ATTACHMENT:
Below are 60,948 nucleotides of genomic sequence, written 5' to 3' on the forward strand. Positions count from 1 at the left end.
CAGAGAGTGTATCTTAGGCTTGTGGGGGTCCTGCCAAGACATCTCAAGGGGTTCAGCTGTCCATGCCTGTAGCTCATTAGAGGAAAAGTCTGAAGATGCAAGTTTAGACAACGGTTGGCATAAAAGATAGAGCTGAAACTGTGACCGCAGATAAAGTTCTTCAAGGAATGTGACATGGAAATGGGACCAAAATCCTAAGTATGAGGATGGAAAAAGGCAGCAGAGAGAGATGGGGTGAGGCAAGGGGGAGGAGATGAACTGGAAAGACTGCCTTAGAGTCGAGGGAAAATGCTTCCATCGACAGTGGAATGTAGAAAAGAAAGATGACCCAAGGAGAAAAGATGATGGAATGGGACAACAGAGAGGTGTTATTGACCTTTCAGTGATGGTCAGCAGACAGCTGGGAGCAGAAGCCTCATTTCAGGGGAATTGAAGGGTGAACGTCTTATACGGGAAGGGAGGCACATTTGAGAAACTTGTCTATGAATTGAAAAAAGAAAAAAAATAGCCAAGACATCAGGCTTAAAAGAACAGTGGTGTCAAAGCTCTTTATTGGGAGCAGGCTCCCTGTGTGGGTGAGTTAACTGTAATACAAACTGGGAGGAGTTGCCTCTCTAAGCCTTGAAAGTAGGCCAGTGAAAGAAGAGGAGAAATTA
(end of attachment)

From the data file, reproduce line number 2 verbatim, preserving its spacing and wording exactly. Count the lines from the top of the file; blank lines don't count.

CAGAGAGTGTATCTTAGGCTTGTGGGGGTCCTGCCAAGACATCTCAAGGGGTTCAGCTGTCCATGCCTGTAGCTCATTAGAGGAAAAGTCTGAAGATGCAAGTTTAGACAACGGTTGGCATAAAAGATAGAGCTGAAACTGTGACCGCAGATAAAGTTCTTCAAGGAATGTGACATGGAAATGGGACCAAAATCCTAAGTATGAGGATGGAAAAAGGCAGCAGAGAGAGATGGGGTGAGGCAAGGGGGAGGAGATGAACTGGAAAGACTGCCTTAGAGTCGAGGGAAAATGCTTCCATCGACAGTGGAATGTAGAAAAGAAAGATGACCCAAGGAGAAAAGATGATGGAATGGGACAACAGAGAGGTGTTATTGACCTTTCAGTGATGGTCAGCAGACAGCTGGGAGCAGAAGCCTCATTTCAGGGGAATTGAAGGGTGAACGTCTTATACGGGAAGGGAGGCACATTTGAGAAACTTGTCTATGAATTGAAAAAAGAAAAAAAATAGCCAAGACATCAGGCTTAAAAGAACAGTGGTGTCAAAGCTCTTTATTGGGAGCAGGCTCCCTGTGTGGGTGAGTTAACTGTAATACAAACTGGGAGGAGTTGCCTCTCTAAGCCTTGAAAGTAGGCCAGTGAAAGAAGAGGAGAAATTA